Whose Agenda?

In the brief lesson on “The Nature of Biblical Scholarship” I was talking about the working environment and  Agenda of biblical scholars, not biblical authors.  Professor Hendel, whom I mentioned on the post “The Secular Study of the Bible” seemed to imply that scholars should be neutral and not have an agenda.

Post modern thinkers would say, everyone has an agenda (although many of them seem to exempt themselves from their critiques).  I would say most people who write about the Bible have some underlying motive–some try to hide it and some are very open and clear about it.

It is true that some apply this to the writers of the Bible.  Some use an even stronger word, ideology.  But that’s not my point right now.  I’m thinking of the agendas, hidden or open of biblical scholars.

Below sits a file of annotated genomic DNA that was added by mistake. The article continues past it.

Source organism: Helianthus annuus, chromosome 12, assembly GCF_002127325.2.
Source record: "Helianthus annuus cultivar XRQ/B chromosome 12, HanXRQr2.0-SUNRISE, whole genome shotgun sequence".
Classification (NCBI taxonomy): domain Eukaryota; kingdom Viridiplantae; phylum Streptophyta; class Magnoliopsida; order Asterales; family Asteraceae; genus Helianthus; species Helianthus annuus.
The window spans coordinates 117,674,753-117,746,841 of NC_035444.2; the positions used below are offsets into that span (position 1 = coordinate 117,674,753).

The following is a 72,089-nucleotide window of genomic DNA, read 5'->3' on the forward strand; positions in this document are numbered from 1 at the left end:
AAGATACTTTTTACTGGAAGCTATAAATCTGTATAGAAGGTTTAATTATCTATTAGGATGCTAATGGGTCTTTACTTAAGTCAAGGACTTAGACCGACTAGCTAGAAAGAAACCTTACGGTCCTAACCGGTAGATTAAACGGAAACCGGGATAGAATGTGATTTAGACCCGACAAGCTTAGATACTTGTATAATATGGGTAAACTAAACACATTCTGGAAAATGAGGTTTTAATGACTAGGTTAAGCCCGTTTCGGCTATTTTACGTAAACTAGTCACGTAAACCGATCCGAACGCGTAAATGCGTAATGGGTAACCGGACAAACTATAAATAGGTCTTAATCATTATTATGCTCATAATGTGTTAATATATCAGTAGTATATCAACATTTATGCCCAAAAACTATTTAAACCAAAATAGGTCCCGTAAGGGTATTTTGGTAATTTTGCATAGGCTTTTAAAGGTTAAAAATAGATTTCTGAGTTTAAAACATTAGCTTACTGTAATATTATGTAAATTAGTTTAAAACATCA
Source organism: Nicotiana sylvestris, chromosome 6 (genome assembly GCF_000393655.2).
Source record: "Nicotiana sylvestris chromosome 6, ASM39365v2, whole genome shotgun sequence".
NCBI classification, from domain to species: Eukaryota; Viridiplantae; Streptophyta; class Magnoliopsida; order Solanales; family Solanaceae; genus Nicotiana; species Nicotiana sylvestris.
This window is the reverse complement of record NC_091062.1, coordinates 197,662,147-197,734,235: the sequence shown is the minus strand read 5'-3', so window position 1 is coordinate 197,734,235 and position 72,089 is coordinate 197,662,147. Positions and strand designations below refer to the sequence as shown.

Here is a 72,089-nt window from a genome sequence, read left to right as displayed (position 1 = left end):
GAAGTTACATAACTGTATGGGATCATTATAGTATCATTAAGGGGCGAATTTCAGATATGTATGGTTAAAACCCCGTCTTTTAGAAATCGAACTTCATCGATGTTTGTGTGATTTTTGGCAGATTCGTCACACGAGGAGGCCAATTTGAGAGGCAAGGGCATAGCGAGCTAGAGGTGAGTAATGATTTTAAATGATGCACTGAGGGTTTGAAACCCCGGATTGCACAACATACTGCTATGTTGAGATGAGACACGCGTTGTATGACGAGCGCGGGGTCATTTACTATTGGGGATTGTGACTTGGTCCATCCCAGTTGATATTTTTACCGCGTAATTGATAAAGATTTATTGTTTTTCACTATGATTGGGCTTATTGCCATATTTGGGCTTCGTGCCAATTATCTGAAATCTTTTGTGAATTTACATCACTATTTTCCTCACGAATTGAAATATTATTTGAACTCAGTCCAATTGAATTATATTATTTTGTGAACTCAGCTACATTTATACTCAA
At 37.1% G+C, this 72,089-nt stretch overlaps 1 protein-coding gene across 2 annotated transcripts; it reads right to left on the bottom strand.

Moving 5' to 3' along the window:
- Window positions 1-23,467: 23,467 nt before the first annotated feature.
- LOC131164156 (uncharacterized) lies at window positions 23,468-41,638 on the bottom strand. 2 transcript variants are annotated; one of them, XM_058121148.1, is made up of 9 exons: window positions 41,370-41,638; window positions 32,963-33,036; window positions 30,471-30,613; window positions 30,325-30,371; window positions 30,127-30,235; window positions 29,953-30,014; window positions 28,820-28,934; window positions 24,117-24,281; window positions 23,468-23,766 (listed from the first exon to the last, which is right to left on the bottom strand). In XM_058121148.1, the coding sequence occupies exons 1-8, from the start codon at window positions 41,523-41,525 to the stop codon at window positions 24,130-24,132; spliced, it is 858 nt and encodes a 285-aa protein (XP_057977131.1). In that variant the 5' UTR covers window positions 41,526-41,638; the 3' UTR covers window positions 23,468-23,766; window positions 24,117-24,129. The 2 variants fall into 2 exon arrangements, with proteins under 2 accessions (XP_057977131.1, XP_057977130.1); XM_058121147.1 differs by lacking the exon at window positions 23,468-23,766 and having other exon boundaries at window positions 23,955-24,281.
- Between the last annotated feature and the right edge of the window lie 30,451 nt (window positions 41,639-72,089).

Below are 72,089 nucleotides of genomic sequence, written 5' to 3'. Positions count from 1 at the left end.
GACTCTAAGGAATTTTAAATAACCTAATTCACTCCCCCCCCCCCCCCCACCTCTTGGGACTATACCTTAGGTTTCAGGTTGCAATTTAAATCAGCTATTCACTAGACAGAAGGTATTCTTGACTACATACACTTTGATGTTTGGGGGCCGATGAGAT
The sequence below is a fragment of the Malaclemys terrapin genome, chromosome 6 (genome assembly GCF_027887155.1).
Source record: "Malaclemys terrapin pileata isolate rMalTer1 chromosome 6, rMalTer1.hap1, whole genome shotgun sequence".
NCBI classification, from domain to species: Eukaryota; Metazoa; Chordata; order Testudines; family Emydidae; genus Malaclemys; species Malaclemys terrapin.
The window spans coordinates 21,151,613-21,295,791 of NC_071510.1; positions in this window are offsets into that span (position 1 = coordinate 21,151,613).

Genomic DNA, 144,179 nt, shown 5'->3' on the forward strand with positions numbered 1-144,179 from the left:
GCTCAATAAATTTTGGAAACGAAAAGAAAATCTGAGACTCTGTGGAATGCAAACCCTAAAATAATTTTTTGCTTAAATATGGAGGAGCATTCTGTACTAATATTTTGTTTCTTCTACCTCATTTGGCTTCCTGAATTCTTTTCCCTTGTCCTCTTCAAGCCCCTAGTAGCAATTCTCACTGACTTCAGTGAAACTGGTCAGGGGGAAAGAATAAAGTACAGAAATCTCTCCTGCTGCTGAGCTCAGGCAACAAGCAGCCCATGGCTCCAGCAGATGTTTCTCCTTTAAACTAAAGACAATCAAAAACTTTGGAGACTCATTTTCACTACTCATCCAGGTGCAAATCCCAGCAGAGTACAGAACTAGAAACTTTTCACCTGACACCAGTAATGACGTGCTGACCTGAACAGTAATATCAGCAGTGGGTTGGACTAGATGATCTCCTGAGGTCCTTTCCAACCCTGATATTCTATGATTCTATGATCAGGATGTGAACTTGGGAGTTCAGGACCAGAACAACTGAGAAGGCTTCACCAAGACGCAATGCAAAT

Hector Avalos is a professor of the Bible who has a very clear and open agenda: To destroy anyone’s confidence or faith in the Bible.  In fact, from the security of his tenured position as a university professor, he seems to argue that biblical studies has no place in the university.  I wrote about professor Avalos on my Alternation blog here, if you want to read more.

He was exploited as a pentecostal “child evangelist”–preaching crusades at the age of 8.  I’m sure part of his agenda is to distance himself from his childhood upbringing.

Biblical Archaeology Review posted a response to the attacks Avolos made on the validity of biblical archaeology here.

Bill’s concerns about the negative impact of historical critical studies are well taken.  One question we have to decide is whether or not to engage with those who use historical-critical research to attack or undermine faith.  I also think we need to pick our battles and ask ourselves what issues are worth fighting for.


Who Wrote the Torah?